Thailand study: Like taking selfies? You’re probably really lonely or have mental health problems

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Alongside som tam and gossiping, the selfie is a national obsession in Thailand.

Of course the #selfie craze isn’t exclusive to Thailand but since the invention of the smartphone, it seems that many people here are unable to get through a single day without snapping a photo of themselves and uploading it to social media.

However, researchers in Bangkok have warned that people who regularly take selfies are likely to be lonely can could even have serious mental health issues.

Researchers also found that people who take a lot of selfies have problems in forming relationships and more likely to attention seekers and vain.

A team from the National Institute of Development Administration in Bangkok surveyed 300 students, assessing their personality habits and looking at how often they took selfies.

The participants were mainly female and were aged between 21-24 years old. As part of the study they were also interviewed to see if they displayed any narcissistic or attention seeking behaviour or to see they felt lonely.

The study found that an overwhelming majority of participants spent more than 50 percent of their free time using social media apps on their smartphone.

Researchers looked at “the degree of selfie-liking” and found that there was a link between the amount selfies taken to the amount of time spent on social media, with those taking the most selfies also spending the most time on the likes of Facebook and Instagram.

The researchers, lead by Dr Peerayuth Charoensukmongkol, believe that men and women who exhibit personalities of loneliness take more selfies and share them on social media in order to seek approval or recognition from others.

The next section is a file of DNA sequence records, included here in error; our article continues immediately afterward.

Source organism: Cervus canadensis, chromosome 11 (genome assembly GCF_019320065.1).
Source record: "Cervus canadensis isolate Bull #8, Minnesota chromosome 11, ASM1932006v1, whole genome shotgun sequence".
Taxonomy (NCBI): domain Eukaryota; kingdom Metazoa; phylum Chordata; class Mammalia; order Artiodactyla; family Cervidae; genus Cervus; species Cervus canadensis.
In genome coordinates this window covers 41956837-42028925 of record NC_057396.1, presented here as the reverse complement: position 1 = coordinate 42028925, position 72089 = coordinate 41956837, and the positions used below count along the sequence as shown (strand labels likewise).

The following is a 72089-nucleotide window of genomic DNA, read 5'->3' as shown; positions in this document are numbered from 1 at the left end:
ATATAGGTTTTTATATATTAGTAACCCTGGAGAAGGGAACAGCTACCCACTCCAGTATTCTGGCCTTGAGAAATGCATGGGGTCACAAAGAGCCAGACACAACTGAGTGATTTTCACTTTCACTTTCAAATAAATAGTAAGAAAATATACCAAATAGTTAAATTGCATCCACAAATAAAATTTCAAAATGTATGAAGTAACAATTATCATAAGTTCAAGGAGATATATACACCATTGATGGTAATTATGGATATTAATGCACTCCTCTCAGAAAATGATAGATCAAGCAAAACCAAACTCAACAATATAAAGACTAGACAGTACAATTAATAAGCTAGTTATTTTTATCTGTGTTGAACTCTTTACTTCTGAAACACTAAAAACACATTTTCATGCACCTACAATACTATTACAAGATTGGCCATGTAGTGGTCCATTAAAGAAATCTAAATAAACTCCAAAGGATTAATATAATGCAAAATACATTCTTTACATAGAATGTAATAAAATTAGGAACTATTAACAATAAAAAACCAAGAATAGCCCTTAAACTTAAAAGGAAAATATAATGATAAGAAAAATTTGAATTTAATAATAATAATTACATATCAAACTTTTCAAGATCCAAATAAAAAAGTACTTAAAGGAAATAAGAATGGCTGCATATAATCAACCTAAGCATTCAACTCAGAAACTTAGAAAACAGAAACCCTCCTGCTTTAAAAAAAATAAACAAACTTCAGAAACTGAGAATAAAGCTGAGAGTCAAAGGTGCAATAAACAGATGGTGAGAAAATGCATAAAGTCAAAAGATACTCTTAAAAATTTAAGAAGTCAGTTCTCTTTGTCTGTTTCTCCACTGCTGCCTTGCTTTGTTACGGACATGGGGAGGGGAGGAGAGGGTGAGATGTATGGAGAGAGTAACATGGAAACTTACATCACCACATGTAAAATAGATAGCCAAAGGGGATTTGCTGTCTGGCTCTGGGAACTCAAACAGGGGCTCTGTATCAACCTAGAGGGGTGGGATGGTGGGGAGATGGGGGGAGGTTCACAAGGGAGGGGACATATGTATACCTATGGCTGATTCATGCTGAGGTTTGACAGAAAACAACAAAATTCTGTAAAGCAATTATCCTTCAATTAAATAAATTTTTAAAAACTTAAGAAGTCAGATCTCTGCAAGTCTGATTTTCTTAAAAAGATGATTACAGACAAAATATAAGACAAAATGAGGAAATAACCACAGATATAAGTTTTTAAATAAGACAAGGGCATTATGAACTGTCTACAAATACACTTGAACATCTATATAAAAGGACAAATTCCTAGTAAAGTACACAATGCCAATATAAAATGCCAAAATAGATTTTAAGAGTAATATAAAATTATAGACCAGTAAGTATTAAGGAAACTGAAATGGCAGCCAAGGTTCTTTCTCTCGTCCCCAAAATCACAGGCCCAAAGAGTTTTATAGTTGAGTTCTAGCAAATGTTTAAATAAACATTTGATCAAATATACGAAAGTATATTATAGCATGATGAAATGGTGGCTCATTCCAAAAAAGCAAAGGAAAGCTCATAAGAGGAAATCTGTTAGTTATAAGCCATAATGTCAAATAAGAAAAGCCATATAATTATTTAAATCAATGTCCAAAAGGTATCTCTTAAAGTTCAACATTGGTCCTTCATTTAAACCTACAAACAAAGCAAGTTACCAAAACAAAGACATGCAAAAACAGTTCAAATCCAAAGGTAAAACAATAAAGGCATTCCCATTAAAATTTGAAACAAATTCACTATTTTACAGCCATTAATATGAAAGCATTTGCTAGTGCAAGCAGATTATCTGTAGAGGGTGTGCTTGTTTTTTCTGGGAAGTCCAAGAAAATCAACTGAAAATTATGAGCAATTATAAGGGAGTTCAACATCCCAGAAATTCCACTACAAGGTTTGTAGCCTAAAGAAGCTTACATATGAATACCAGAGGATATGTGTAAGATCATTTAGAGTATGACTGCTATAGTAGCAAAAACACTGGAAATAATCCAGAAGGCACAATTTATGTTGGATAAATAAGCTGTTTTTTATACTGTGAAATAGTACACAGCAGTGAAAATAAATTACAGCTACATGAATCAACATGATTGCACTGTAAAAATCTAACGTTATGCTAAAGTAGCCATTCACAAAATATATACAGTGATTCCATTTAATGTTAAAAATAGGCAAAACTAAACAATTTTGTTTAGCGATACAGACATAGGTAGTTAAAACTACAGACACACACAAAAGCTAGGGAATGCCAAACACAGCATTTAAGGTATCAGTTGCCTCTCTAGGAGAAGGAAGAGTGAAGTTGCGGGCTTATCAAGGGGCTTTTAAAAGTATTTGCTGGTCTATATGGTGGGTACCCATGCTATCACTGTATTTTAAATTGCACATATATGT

selfie

Experts found that people who take a lot of selfies do so in order to seek approval from others

“Not only do individuals who become obsessed with taking selfies tend to feel that their personal lives and psychological well-being are deteriorated, but they may feel that relationship qualities with others are also impaired,” Dr Peerayuth.

Some experts have argued that selfie-taking behavior can be linked to mental illness; however, psychologists suggest that it is not an addiction but a symptom of body dysmorphic disorder (BDD), which occurs when an individual constantly checks his or her appearance and tries to take perfect photos to impress others.

“This could be the reason why individuals who like to take selfies tend to focus too much on themselves and express less concern about others, added Dr Peerayuth.

“While many people consider taking selfies to be an enjoyable activity, those who take selfies need to concern themselves with the unhealthy behaviors that might be associated with this activity as well”, he concluded.

The study was published in The Journal of Psychosocial Research on Cyberspace.

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